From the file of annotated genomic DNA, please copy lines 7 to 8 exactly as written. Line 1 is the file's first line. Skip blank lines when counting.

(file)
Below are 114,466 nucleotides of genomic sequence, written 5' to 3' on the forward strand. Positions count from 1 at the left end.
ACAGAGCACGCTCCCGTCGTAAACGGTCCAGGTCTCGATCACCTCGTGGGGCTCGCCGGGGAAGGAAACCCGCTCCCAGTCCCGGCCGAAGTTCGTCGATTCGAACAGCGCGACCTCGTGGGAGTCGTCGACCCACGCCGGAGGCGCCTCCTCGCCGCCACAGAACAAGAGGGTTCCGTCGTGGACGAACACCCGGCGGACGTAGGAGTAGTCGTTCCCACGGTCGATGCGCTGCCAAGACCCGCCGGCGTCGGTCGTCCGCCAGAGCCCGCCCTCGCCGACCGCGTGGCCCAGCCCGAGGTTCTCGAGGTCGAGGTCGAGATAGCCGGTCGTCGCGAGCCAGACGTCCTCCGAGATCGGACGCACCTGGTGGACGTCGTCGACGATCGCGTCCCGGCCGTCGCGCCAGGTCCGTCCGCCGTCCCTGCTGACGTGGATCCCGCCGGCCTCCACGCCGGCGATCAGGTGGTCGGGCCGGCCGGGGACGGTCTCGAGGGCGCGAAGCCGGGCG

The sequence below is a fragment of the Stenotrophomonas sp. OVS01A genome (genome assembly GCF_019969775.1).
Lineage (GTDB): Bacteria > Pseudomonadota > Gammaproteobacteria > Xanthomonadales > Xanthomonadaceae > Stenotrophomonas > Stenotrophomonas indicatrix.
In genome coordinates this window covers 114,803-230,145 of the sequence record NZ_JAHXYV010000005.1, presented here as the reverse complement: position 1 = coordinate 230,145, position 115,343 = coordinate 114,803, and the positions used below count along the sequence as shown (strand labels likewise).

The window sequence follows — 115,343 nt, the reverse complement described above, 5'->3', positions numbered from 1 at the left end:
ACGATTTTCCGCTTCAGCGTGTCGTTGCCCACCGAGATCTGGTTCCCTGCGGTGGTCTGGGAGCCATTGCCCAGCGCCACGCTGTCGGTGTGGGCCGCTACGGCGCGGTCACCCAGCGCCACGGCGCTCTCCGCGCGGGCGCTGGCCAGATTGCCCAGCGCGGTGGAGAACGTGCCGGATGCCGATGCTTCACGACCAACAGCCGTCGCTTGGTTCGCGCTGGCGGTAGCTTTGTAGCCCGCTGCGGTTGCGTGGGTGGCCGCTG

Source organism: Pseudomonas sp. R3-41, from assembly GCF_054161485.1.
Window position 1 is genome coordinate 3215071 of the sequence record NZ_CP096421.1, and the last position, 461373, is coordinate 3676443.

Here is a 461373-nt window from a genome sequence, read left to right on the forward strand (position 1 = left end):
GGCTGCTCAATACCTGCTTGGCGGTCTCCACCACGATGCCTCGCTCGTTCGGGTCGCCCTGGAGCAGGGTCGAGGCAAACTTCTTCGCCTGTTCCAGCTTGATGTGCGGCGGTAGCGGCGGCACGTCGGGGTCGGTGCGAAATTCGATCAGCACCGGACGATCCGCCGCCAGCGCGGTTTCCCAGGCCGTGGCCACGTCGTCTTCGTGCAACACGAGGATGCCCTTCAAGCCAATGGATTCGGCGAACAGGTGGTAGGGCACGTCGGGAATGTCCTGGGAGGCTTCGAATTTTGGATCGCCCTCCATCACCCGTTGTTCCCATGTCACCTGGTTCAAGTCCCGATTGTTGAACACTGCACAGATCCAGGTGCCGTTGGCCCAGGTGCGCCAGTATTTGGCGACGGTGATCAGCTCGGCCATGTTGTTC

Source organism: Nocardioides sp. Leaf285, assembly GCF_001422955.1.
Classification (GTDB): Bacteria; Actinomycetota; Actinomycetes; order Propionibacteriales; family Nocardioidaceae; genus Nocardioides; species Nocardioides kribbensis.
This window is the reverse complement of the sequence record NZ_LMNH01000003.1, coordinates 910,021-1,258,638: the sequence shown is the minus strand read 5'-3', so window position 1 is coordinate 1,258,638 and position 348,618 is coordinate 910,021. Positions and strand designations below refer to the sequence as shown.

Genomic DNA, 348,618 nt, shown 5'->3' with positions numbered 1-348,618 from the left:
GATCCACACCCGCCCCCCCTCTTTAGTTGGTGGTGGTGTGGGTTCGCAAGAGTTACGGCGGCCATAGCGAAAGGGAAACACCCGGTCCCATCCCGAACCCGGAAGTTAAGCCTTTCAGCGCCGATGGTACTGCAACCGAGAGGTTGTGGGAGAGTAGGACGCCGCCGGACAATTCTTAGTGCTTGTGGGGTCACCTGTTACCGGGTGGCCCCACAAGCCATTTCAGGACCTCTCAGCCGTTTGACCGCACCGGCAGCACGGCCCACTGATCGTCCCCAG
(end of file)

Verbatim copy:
ACGATTTTCCGCTTCAGCGTGTCGTTGCCCACCGAGATCTGGTTCCCTGCGGTGGTCTGGGAGCCATTGCCCAGCGCCACGCTGTCGGTGTGGGCCGCTACGGCGCGGTCACCCAGCGCCACGGCGCTCTCCGCGCGGGCGCTGGCCAGATTGCCCAGCGCGGTGGAGAACGTGCCGGATGCCGATGCTTCACGACCAACAGCCGTCGCTTGGTTCGCGCTGGCGGTAGCTTTGTAGCCCGCTGCGGTTGCGTGGGTGGCCGCTG

Source organism: Pseudomonas sp. R3-41, from assembly GCF_054161485.1.